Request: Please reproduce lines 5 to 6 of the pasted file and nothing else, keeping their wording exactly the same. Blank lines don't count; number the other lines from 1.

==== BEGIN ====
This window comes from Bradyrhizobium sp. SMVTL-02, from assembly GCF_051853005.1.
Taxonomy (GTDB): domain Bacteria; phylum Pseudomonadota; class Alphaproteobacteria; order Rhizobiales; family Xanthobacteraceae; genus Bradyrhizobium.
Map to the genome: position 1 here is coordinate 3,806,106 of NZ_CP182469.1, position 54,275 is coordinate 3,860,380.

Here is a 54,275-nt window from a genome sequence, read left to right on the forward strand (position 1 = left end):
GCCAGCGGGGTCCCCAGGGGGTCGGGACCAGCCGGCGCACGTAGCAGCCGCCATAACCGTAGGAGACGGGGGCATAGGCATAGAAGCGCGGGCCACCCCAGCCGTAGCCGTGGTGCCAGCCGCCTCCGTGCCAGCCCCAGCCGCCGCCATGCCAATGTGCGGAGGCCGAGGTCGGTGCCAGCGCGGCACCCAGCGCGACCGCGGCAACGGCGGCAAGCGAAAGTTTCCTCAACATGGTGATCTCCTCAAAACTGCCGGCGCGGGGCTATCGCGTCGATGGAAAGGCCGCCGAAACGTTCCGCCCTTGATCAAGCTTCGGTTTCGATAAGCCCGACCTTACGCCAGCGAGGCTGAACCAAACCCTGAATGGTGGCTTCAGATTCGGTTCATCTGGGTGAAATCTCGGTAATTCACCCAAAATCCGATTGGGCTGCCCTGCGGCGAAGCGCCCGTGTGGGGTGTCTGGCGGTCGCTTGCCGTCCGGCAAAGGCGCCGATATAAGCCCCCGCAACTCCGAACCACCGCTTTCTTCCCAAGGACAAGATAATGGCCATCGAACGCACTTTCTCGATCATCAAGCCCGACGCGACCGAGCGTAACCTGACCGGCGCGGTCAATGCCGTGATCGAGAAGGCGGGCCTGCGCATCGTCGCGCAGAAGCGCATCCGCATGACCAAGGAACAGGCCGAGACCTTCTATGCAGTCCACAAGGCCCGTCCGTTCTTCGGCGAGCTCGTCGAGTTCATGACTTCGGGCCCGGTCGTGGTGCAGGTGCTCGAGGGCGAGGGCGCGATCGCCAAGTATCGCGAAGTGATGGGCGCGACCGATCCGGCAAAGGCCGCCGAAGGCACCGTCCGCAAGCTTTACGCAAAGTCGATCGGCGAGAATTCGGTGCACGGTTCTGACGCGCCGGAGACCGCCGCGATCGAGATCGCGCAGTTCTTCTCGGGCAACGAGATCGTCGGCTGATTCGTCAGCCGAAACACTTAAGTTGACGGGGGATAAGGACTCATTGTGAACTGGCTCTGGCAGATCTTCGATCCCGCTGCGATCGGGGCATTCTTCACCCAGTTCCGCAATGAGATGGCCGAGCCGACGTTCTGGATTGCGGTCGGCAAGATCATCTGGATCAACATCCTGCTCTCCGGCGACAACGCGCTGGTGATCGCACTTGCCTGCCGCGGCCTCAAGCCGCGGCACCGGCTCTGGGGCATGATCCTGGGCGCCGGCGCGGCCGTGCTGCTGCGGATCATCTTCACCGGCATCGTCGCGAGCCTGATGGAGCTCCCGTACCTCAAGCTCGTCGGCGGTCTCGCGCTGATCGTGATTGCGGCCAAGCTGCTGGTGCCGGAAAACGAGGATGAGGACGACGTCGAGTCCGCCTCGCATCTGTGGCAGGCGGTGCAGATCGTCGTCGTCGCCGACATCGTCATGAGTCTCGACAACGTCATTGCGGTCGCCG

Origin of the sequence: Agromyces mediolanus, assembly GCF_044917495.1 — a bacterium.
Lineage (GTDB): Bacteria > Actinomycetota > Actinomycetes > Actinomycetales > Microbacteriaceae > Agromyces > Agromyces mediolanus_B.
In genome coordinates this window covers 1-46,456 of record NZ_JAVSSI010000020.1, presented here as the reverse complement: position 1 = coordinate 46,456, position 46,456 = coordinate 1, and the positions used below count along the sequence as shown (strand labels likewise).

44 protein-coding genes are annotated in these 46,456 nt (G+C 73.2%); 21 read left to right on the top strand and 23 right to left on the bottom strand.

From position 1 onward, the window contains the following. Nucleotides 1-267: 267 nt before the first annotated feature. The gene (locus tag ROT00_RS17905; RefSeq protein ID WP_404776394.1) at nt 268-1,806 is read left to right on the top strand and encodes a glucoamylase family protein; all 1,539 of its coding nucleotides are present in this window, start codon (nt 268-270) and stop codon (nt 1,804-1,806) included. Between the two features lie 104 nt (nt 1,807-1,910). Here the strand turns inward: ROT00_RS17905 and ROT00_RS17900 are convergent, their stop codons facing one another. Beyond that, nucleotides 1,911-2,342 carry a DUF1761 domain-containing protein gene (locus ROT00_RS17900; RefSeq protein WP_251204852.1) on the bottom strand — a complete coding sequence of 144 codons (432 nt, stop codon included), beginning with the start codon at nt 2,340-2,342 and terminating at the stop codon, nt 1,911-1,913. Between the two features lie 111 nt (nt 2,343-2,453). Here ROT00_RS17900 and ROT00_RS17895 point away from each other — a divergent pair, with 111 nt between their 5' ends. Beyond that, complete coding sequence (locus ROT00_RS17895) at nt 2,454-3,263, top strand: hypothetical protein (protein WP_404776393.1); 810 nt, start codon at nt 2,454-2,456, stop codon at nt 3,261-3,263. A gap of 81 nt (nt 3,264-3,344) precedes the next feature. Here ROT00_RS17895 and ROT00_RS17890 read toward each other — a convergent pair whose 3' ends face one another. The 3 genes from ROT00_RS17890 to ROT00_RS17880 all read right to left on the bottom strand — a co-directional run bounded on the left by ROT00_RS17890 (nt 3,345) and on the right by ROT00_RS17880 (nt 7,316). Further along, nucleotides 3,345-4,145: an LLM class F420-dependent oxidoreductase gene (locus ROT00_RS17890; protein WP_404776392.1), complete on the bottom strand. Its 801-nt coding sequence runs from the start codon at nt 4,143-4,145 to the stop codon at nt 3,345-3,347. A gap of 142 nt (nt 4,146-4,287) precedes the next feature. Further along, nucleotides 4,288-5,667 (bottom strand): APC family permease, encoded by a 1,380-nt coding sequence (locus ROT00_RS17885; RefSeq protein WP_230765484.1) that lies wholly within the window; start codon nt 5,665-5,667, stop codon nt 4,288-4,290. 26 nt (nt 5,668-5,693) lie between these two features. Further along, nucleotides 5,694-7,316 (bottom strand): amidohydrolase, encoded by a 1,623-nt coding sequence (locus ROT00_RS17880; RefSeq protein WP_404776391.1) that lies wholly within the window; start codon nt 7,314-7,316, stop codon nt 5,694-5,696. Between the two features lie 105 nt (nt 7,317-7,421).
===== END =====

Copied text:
GCCAGCGGGGTCCCCAGGGGGTCGGGACCAGCCGGCGCACGTAGCAGCCGCCATAACCGTAGGAGACGGGGGCATAGGCATAGAAGCGCGGGCCACCCCAGCCGTAGCCGTGGTGCCAGCCGCCTCCGTGCCAGCCCCAGCCGCCGCCATGCCAATGTGCGGAGGCCGAGGTCGGTGCCAGCGCGGCACCCAGCGCGACCGCGGCAACGGCGGCAAGCGAAAGTTTCCTCAACATGGTGATCTCCTCAAAACTGCCGGCGCGGGGCTATCGCGTCGATGGAAAGGCCGCCGAAACGTTCCGCCCTTGATCAAGCTTCGGTTTCGATAAGCCCGACCTTACGCCAGCGAGGCTGAACCAAACCCTGAATGGTGGCTTCAGATTCGGTTCATCTGGGTGAAATCTCGGTAATTCACCCAAAATCCGATTGGGCTGCCCTGCGGCGAAGCGCCCGTGTGGGGTGTCTGGCGGTCGCTTGCCGTCCGGCAAAGGCGCCGATATAAGCCCCCGCAACTCCGAACCACCGCTTTCTTCCCAAGGACAAGATAATGGCCATCGAACGCACTTTCTCGATCATCAAGCCCGACGCGACCGAGCGTAACCTGACCGGCGCGGTCAATGCCGTGATCGAGAAGGCGGGCCTGCGCATCGTCGCGCAGAAGCGCATCCGCATGACCAAGGAACAGGCCGAGACCTTCTATGCAGTCCACAAGGCCCGTCCGTTCTTCGGCGAGCTCGTCGAGTTCATGACTTCGGGCCCGGTCGTGGTGCAGGTGCTCGAGGGCGAGGGCGCGATCGCCAAGTATCGCGAAGTGATGGGCGCGACCGATCCGGCAAAGGCCGCCGAAGGCACCGTCCGCAAGCTTTACGCAAAGTCGATCGGCGAGAATTCGGTGCACGGTTCTGACGCGCCGGAGACCGCCGCGATCGAGATCGCGCAGTTCTTCTCGGGCAACGAGATCGTCGGCTGATTCGTCAGCCGAAACACTTAAGTTGACGGGGGATAAGGACTCATTGTGAACTGGCTCTGGCAGATCTTCGATCCCGCTGCGATCGGGGCATTCTTCACCCAGTTCCGCAATGAGATGGCCGAGCCGACGTTCTGGATTGCGGTCGGCAAGATCATCTGGATCAACATCCTGCTCTCCGGCGACAACGCGCTGGTGATCGCACTTGCCTGCCGCGGCCTCAAGCCGCGGCACCGGCTCTGGGGCATGATCCTGGGCGCCGGCGCGGCCGTGCTGCTGCGGATCATCTTCACCGGCATCGTCGCGAGCCTGATGGAGCTCCCGTACCTCAAGCTCGTCGGCGGTCTCGCGCTGATCGTGATTGCGGCCAAGCTGCTGGTGCCGGAAAACGAGGATGAGGACGACGTCGAGTCCGCCTCGCATCTGTGGCAGGCGGTGCAGATCGTCGTCGTCGCCGACATCGTCATGAGTCTCGACAACGTCATTGCGGTCGCCG

Origin of the sequence: Agromyces mediolanus, assembly GCF_044917495.1 — a bacterium.